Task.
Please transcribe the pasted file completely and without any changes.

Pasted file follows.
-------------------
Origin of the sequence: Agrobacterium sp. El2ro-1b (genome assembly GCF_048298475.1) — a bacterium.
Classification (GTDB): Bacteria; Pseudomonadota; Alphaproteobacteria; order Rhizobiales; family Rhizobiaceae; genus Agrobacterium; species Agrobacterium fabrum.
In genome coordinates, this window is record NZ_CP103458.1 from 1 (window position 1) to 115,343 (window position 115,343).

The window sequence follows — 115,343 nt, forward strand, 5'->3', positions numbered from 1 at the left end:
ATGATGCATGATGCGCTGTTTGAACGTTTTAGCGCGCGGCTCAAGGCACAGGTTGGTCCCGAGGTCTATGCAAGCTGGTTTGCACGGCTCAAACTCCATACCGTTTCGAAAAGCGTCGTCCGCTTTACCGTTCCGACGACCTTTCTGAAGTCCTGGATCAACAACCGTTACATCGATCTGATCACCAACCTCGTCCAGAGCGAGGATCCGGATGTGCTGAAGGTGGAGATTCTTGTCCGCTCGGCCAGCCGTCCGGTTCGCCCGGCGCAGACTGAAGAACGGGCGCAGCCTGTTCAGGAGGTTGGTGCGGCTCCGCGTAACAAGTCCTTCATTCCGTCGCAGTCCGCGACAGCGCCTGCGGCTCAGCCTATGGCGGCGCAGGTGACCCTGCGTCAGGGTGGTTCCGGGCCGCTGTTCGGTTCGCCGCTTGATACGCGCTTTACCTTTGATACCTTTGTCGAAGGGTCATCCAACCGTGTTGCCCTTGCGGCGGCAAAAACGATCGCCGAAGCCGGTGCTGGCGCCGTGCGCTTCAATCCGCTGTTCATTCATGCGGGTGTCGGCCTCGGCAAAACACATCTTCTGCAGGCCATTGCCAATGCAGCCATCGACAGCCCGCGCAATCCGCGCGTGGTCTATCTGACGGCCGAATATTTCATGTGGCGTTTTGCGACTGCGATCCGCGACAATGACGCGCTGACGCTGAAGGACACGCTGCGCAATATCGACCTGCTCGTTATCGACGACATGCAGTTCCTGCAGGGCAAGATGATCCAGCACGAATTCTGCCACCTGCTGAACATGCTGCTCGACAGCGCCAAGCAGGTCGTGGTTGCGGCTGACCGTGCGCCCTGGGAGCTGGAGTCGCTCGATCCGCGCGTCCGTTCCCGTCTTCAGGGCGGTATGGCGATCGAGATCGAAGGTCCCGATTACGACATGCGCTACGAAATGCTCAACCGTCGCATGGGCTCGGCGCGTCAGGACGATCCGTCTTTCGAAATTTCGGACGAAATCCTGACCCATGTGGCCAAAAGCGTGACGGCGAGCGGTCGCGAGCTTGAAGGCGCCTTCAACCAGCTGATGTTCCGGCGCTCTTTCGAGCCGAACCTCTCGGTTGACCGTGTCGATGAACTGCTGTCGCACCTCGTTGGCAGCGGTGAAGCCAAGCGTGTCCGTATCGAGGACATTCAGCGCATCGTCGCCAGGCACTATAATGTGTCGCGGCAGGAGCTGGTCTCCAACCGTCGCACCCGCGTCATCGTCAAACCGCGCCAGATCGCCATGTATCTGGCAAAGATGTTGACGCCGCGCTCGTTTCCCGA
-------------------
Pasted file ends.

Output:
Origin of the sequence: Agrobacterium sp. El2ro-1b (genome assembly GCF_048298475.1) — a bacterium.
Classification (GTDB): Bacteria; Pseudomonadota; Alphaproteobacteria; order Rhizobiales; family Rhizobiaceae; genus Agrobacterium; species Agrobacterium fabrum.
In genome coordinates, this window is record NZ_CP103458.1 from 1 (window position 1) to 115,343 (window position 115,343).

The window sequence follows — 115,343 nt, forward strand, 5'->3', positions numbered from 1 at the left end:
ATGATGCATGATGCGCTGTTTGAACGTTTTAGCGCGCGGCTCAAGGCACAGGTTGGTCCCGAGGTCTATGCAAGCTGGTTTGCACGGCTCAAACTCCATACCGTTTCGAAAAGCGTCGTCCGCTTTACCGTTCCGACGACCTTTCTGAAGTCCTGGATCAACAACCGTTACATCGATCTGATCACCAACCTCGTCCAGAGCGAGGATCCGGATGTGCTGAAGGTGGAGATTCTTGTCCGCTCGGCCAGCCGTCCGGTTCGCCCGGCGCAGACTGAAGAACGGGCGCAGCCTGTTCAGGAGGTTGGTGCGGCTCCGCGTAACAAGTCCTTCATTCCGTCGCAGTCCGCGACAGCGCCTGCGGCTCAGCCTATGGCGGCGCAGGTGACCCTGCGTCAGGGTGGTTCCGGGCCGCTGTTCGGTTCGCCGCTTGATACGCGCTTTACCTTTGATACCTTTGTCGAAGGGTCATCCAACCGTGTTGCCCTTGCGGCGGCAAAAACGATCGCCGAAGCCGGTGCTGGCGCCGTGCGCTTCAATCCGCTGTTCATTCATGCGGGTGTCGGCCTCGGCAAAACACATCTTCTGCAGGCCATTGCCAATGCAGCCATCGACAGCCCGCGCAATCCGCGCGTGGTCTATCTGACGGCCGAATATTTCATGTGGCGTTTTGCGACTGCGATCCGCGACAATGACGCGCTGACGCTGAAGGACACGCTGCGCAATATCGACCTGCTCGTTATCGACGACATGCAGTTCCTGCAGGGCAAGATGATCCAGCACGAATTCTGCCACCTGCTGAACATGCTGCTCGACAGCGCCAAGCAGGTCGTGGTTGCGGCTGACCGTGCGCCCTGGGAGCTGGAGTCGCTCGATCCGCGCGTCCGTTCCCGTCTTCAGGGCGGTATGGCGATCGAGATCGAAGGTCCCGATTACGACATGCGCTACGAAATGCTCAACCGTCGCATGGGCTCGGCGCGTCAGGACGATCCGTCTTTCGAAATTTCGGACGAAATCCTGACCCATGTGGCCAAAAGCGTGACGGCGAGCGGTCGCGAGCTTGAAGGCGCCTTCAACCAGCTGATGTTCCGGCGCTCTTTCGAGCCGAACCTCTCGGTTGACCGTGTCGATGAACTGCTGTCGCACCTCGTTGGCAGCGGTGAAGCCAAGCGTGTCCGTATCGAGGACATTCAGCGCATCGTCGCCAGGCACTATAATGTGTCGCGGCAGGAGCTGGTCTCCAACCGTCGCACCCGCGTCATCGTCAAACCGCGCCAGATCGCCATGTATCTGGCAAAGATGTTGACGCCGCGCTCGTTTCCCGA